I want to preface this section also by saying that coming out of freeze states–identifying that they exist, and then learning how to resolve them–has been one of, if not the principal source of healing in my life. The Freeze states (the dorsal vagal states) are at the heart of trauma. Knowing what freeze is, and then beginning to learn how to work with it, has been absolutely critical to my healing. I will say also that, like much of this work for me, it hasn’t been an easy or elegant process. I didn’t discover the Polyvagal Theory until I was enrolled in a 3-year trauma training program, at the age of 35, and in which I ostensibly thought I was enrolled in order to help someone else (i.e., not myself.) Ha!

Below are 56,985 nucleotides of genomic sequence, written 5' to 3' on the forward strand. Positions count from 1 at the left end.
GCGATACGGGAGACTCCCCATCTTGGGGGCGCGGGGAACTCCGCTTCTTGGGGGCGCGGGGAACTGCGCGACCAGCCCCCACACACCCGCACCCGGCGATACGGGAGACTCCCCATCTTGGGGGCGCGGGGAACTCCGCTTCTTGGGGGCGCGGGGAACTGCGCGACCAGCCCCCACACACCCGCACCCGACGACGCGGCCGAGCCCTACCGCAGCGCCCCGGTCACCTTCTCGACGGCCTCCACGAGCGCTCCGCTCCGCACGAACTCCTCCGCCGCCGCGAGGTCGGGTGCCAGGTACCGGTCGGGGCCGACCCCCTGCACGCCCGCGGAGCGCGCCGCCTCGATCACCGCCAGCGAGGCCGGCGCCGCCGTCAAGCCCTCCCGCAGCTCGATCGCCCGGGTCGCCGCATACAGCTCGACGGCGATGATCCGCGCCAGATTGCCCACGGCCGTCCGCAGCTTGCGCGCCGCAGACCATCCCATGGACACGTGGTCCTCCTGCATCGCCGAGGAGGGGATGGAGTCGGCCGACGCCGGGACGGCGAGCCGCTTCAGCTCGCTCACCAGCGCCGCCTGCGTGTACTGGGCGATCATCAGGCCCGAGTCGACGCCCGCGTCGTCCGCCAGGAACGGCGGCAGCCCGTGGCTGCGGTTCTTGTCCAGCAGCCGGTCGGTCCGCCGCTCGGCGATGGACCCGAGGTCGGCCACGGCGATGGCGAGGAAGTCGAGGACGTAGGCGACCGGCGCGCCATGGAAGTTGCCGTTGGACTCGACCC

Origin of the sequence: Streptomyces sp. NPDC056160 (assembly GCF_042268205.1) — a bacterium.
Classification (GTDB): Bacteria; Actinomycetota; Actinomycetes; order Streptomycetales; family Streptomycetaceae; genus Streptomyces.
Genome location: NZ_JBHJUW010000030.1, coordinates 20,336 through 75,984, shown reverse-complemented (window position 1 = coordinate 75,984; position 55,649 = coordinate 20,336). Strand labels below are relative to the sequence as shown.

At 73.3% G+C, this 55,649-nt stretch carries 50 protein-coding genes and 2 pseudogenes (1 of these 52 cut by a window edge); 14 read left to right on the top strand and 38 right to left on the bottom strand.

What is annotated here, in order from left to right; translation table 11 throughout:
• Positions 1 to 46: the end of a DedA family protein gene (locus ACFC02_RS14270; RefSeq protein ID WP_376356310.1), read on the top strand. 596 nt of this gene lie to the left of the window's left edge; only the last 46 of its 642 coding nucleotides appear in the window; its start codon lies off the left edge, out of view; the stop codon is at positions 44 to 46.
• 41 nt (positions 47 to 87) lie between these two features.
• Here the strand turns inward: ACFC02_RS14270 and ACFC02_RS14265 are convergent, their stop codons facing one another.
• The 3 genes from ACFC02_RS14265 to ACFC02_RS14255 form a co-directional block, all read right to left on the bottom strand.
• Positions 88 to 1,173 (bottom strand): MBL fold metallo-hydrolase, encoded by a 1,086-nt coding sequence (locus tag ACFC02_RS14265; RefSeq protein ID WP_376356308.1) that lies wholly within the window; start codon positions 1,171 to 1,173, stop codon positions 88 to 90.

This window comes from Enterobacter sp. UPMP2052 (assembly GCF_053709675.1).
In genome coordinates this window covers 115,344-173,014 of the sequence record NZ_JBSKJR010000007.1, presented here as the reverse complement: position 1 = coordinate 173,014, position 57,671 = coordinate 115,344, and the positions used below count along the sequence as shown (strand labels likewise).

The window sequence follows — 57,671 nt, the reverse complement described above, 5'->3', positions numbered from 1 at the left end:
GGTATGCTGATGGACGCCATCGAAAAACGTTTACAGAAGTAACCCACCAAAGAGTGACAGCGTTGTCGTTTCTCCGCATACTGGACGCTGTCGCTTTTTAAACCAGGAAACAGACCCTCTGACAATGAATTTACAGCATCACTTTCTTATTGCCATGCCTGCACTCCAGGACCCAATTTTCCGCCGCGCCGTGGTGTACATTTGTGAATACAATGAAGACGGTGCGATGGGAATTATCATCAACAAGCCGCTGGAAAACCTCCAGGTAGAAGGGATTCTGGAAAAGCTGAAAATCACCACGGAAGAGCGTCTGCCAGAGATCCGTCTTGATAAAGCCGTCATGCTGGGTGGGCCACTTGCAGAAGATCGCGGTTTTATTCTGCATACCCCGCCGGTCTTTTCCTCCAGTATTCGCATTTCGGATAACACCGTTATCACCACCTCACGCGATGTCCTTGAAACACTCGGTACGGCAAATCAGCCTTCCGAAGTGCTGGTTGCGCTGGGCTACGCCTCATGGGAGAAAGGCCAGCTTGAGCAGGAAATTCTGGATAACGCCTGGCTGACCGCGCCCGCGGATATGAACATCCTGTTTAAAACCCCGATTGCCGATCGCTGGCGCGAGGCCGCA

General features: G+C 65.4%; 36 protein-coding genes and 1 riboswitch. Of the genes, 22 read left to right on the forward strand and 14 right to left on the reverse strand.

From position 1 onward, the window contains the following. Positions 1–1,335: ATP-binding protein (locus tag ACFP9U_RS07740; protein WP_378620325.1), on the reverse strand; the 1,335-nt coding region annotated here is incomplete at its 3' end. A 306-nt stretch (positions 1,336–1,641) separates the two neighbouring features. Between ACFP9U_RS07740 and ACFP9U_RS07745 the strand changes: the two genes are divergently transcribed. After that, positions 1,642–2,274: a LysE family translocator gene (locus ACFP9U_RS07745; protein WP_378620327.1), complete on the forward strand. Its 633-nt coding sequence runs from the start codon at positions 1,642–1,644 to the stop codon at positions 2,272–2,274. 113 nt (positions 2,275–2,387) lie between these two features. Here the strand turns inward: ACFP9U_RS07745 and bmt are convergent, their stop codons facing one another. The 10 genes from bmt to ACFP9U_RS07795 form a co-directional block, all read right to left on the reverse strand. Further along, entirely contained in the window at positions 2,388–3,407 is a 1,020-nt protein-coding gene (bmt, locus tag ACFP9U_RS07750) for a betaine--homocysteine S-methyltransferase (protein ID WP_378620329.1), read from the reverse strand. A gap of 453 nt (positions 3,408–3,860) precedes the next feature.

As I began to learn Polyvagal Theory, and about the freeze (or shutdown) states in particular, I began to be able to, and to need to re-organize my memories, and to understand reactions and behaviors of mine from childhood, adolescence, and early adulthood that had previously been very shameful to me, and for which I’d blamed myself. Why didn’t you DO something? I wondered this about myself, until I understood the neurophysiology of the dorsal vagal state. Part of the gift of understanding Polyvagal Theory is the awareness that the parts of the nervous system that make decisions under extreme threat are not our ordinary everyday sense of self, that they aren’t generally under conscious control, and that their purpose is simply to keep us alive. As long as we are still here, they’ve accomplished their objective. Our work then is to re-integrate the material that has been suspended in them, un-integrated, back into the fabric of a coherent sense of self, rather than trapped, out of time. Shutdown, and dorsal vagal states in general, without the buffering influence of the connection system, are also the doorway to much of what constitutes severe mental illness. When parts of ourselves and our stories get locked into these physiological platforms this manifests in a wide range of psycho-pathology. I want to issue a strong cautionary note here, because the focus of this work, and my scope of practice is restorative, that it is generally necessary to have skillful accompaniment by a trained trauma therapist to successfully resolve these kinds of states. My insights into working with them on my own, and with others, came after having had extensive accompaniment by highly trained trauma therapists in the body-based traditions, as well as having had support from a variety of indigenous healers in a variety of lineages. That said, I think it is very important that everyone understands what these states are, and how they operate, so that if you find yourself going through one, and don’t happen to have a trained trauma therapist or shaman nearby, you will have some comprehension about what is happening, some awareness that it can be remedied, and some sense of how you might begin to do so.